In a previous article Zinc VS Chemical Sunscreen, we stated that kids should use sunscreen with SPF 30 or more. This is the minimum SPF rating recommended by the AAD, which means you can go higher.
But if you have shopped for kid’s sunscreen lately, you have probably noticed that a higher SPF rating comes with quite a hefty price. So like me, you may be wondering, is SPF 50 better than SPF 30? Is it worth the higher price tag, and between the two, which one should you use for kids?
Theoretically, SPF 50 sunscreen blocks 1.3% more harmful UV rays than SPF 30. That 1.3% allows the child to stay outside a little longer without sunburn, so it’s better than SPF 30 sunscreen.
But as top dermatologists will tell us, the SPF rating in sunscreen means very little once it’s above 30, and we will see why in a bit.
What’s the difference between SPF 30 and SPF 50?
To understand the difference between the two, let’s look at what SPF means. The sun protection factor, or SPF in short, is a measure of how long it takes sun rays to burn your skin or cause redness when you are wearing sunscreen compared to if you weren’t.
It also means how much UVB rays the sunscreen is able to absorb or deflect (depending on the type of sunscreen) before they start penetrating your skin. For instance, SPF 30 means the sunscreen will hold off sunrays 30 times as long, while SPF 50 does it 50 times as long if applied correctly.
Please note that this does not refer to the time of solar exposure but the amount/intensity of sun rays you get.
But again, this is theoretical because sun protection is subjective on factors such as how close you are to the sun rays, your skin tone and condition and also how exposed you are to the sun. The SPF factor of any sunscreen is determined in a laboratory and not in real-life issues, which means that 50 is not realistic.
Secondly, you must know that no sunscreen offers 100% protection from UV rays. The lowest protection is 75% from products with an SPF rating of 6-10. Anything between 15 and 25 offers 93% protection, and SPF 30-50 offers 96-98% sun protection. SPF 75-100 will only add a decimal point to that 98% protection so the higher price tag is not worth it.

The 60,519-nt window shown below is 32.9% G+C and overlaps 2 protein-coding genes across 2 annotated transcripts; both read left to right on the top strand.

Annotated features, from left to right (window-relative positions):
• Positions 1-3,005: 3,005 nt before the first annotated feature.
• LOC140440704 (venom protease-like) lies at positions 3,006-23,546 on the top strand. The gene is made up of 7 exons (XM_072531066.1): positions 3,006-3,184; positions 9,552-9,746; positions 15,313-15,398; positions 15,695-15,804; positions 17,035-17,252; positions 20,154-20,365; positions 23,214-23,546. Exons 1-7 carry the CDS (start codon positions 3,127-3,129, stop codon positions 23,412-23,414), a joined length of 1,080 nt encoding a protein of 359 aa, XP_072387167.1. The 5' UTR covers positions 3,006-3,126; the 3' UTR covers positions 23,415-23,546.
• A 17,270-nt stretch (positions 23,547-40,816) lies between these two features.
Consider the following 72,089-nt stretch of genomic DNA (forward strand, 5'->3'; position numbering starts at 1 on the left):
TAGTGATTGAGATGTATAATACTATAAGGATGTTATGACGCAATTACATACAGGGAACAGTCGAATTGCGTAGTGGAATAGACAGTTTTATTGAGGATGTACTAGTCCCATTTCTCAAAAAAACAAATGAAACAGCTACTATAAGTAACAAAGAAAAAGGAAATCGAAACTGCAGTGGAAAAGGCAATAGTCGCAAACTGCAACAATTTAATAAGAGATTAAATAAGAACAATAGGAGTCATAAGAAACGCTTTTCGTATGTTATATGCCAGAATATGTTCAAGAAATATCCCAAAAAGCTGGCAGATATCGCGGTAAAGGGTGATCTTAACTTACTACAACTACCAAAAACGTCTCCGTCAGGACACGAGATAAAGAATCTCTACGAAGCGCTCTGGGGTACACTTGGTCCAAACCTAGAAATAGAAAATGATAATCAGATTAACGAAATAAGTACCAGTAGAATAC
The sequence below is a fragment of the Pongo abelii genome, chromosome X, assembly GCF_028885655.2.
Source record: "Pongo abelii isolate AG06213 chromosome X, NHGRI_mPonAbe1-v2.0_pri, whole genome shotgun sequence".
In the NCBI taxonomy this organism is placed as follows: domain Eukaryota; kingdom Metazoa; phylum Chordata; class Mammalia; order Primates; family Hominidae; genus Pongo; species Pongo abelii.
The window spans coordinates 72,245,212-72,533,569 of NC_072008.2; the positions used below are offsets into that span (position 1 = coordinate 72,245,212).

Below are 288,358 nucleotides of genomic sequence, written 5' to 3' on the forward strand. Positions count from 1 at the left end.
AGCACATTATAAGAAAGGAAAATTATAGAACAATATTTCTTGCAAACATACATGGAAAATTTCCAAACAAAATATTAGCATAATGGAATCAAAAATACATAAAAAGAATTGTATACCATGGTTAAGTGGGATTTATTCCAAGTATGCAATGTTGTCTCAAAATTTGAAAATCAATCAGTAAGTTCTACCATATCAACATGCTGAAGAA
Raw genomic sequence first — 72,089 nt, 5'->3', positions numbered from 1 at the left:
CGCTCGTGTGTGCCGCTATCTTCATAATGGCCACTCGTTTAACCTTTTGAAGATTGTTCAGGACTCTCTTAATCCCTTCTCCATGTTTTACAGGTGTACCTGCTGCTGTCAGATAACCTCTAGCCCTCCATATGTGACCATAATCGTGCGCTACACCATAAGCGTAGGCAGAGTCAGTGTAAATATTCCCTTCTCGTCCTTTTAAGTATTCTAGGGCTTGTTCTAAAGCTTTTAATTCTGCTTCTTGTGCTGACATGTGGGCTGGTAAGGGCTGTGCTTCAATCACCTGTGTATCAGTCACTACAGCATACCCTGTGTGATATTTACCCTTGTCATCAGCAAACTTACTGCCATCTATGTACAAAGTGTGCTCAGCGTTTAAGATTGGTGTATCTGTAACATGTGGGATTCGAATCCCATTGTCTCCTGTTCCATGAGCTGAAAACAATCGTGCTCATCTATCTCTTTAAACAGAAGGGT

But before we close the SPF definition, it’s important to note that SPF only refers to protection against UVB rays.
Sun rays that reach our skin are classified into UVB and UVA. UVB rays are responsible for sunburns, redness and also skin cancer, while UVA rays cause skin damage, skin ageing, wrinkles and skin cancer. More on UVA rays later.
Let’s go back to the differences between SPF 30 and 50 ratings.
|SPF 30||SPF 50|
|Allows 1/30 of sun’s UVB rays to penetrate your skinBlocks 96.7% of harmful raysIt takes 30 times longer for skin to burnYou must reapply after 120 minutes||Allows 1/50 of the sun’s rays to penetrate your skinBlocks 98% of harmful raysIt takes 50 times longer for skin to burnIt allows you to reapply every 150 minutes instead of 120.Better for higher elevation places like mountains and valleys.|
SPF 30 Advantages
- SPF 30 is the recommended rating by the Skin Cancer Foundation and the AAD.
- It helps protect kids and adults from skin cancer later in life.
- Offers everyday protection against sun rays that penetrate through windows while driving or sitting at home.